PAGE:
Witch flee, flee from here, or it will go ili with thee.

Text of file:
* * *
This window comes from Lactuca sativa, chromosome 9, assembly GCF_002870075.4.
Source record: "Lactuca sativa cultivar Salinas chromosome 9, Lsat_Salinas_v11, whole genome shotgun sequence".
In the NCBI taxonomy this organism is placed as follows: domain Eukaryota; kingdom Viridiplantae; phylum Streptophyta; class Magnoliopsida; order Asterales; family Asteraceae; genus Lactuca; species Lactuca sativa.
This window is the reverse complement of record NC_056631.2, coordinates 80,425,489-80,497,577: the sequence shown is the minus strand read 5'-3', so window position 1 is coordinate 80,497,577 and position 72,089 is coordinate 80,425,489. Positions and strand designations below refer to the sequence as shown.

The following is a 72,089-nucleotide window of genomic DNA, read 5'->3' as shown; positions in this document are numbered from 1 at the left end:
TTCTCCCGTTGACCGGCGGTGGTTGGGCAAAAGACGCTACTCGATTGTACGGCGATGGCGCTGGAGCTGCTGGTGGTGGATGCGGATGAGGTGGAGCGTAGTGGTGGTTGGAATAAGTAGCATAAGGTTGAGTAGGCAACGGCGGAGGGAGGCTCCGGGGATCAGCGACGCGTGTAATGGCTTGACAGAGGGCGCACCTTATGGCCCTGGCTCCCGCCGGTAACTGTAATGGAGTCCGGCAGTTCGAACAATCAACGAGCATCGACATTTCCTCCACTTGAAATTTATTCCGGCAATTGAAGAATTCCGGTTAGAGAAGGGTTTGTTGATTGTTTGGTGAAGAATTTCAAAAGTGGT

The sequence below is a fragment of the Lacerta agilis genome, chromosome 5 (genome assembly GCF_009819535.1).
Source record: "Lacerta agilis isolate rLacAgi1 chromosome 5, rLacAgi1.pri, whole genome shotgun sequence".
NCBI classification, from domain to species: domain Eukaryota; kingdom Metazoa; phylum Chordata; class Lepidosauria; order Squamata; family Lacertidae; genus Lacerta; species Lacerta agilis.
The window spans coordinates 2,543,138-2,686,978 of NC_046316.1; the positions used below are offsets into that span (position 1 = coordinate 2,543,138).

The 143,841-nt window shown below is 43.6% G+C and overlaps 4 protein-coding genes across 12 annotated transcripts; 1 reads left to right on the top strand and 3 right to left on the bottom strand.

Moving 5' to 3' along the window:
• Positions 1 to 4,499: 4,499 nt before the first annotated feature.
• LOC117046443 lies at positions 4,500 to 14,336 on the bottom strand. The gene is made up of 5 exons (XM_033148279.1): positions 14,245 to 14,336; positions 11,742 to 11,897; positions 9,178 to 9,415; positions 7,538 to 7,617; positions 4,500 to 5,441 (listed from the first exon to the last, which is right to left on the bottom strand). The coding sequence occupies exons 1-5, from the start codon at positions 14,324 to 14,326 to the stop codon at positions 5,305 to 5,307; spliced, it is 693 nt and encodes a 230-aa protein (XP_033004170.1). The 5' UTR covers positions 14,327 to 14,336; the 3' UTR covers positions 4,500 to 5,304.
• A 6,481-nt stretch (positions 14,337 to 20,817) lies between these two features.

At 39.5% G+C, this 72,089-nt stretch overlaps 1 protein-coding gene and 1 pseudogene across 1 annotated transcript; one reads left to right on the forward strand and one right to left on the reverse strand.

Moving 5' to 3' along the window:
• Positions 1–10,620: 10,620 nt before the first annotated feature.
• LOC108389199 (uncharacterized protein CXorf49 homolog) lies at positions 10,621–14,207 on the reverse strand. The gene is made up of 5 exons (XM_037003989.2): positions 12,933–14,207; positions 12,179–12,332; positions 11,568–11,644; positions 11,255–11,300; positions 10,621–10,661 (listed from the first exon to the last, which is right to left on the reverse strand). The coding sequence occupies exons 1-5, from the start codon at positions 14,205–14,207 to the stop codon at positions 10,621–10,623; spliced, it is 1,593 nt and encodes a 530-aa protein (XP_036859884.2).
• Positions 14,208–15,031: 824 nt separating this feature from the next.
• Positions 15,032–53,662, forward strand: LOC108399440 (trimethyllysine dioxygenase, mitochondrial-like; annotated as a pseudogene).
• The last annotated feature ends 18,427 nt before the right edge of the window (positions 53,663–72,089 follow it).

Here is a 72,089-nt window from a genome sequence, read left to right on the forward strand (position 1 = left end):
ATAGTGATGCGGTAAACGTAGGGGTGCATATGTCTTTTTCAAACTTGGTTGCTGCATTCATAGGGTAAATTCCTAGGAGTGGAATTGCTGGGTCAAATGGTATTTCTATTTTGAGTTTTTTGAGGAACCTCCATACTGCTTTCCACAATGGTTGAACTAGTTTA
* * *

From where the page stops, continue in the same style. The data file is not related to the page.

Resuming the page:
Then they run seven times round the houses, the yards, and the village. So the witches are smoked out of their lurking-places and driven away. The custom of expelling the witches on Walpurgis Night is still, or was down to recent years, observed in many parts of Bavaria and among the Germans of Bohemia. Thus in the Böhmer-wald Mountains all the young fellows of the village assemble after sunset on some height, especially at a cross-road, and crack whips for a while in unison with all their strength. This drives away the witches; for so far as the sound of the whips is heard, these maleficent beings can do no harm. In some places, while the young men are cracking their whips, the herdsmen wind their horns, and the long-drawn notes, heard far off in the silence of night, are very effectual for banning the witches.